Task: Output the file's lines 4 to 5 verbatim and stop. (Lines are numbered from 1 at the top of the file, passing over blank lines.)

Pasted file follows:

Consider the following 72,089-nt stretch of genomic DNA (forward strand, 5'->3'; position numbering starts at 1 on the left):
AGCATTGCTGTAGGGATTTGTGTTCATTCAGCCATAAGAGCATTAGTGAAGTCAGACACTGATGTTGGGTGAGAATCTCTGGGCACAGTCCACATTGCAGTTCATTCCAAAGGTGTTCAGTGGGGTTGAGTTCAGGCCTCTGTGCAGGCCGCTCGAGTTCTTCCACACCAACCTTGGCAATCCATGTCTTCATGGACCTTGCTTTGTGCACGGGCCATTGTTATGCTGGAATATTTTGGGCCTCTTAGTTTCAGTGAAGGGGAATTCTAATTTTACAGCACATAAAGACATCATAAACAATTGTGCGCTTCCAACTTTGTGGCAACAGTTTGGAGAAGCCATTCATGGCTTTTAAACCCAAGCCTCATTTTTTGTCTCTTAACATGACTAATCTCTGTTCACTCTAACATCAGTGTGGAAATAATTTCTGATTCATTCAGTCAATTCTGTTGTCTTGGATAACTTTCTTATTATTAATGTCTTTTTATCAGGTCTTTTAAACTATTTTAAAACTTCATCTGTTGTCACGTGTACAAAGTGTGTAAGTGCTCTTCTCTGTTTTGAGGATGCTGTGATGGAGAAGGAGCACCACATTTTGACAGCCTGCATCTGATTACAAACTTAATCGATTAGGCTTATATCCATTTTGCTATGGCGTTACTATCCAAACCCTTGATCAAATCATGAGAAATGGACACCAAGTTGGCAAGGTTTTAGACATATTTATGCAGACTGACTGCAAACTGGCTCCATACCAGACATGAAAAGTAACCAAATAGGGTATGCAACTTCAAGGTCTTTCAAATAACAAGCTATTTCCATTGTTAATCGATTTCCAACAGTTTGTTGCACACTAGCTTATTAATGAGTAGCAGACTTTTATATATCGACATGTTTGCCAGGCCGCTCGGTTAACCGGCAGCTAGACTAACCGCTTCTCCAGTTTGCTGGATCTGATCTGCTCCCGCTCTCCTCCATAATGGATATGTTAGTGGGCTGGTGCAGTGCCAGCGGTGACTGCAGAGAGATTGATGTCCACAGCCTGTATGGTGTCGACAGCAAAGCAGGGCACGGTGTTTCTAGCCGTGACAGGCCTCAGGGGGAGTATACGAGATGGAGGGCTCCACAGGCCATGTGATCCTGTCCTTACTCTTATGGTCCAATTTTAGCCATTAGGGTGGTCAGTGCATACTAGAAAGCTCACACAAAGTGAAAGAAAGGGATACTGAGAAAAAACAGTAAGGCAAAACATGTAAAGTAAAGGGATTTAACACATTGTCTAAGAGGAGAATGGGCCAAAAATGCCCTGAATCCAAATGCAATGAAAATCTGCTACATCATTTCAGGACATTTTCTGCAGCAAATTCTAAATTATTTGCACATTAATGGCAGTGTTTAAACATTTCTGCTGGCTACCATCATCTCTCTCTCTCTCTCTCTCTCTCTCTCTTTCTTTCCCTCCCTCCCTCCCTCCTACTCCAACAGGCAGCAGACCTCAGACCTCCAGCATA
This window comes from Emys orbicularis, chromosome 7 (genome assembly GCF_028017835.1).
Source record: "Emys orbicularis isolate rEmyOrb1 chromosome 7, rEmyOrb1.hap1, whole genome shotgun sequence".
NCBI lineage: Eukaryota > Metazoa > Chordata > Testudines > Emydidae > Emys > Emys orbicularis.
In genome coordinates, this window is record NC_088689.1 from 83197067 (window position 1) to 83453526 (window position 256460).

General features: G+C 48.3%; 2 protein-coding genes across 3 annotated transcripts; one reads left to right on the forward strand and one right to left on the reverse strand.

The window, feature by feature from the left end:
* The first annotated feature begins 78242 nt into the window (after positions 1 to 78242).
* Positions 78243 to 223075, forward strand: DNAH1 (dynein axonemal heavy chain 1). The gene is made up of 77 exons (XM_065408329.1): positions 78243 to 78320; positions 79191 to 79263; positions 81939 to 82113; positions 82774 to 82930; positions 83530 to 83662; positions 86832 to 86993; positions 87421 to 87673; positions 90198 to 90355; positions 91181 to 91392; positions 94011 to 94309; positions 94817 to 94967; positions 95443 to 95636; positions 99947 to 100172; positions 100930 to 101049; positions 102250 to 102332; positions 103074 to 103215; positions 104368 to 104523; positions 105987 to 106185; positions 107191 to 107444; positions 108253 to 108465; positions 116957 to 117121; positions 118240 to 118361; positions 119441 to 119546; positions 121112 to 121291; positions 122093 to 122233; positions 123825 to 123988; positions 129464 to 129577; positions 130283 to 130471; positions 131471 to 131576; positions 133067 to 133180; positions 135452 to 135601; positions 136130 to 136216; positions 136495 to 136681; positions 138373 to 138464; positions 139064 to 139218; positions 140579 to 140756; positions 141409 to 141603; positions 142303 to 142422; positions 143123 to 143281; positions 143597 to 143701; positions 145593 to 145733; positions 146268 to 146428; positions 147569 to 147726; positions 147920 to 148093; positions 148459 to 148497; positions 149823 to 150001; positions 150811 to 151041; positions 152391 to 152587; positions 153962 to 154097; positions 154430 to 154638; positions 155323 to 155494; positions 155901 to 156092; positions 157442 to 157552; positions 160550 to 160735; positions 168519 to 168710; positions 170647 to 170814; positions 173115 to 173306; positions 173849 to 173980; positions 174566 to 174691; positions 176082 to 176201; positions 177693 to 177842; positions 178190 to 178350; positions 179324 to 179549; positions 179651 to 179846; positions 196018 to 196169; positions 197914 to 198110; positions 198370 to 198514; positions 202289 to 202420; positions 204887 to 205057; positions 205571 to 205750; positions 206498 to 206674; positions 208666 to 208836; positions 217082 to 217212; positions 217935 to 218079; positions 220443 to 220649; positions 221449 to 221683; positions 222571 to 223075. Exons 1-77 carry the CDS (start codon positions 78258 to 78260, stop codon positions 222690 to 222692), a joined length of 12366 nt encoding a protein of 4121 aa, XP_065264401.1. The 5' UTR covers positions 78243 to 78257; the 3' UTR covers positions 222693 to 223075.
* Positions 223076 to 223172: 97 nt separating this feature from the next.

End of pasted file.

Source record: "Emys orbicularis isolate rEmyOrb1 chromosome 7, rEmyOrb1.hap1, whole genome shotgun sequence".
NCBI lineage: Eukaryota > Metazoa > Chordata > Testudines > Emydidae > Emys > Emys orbicularis.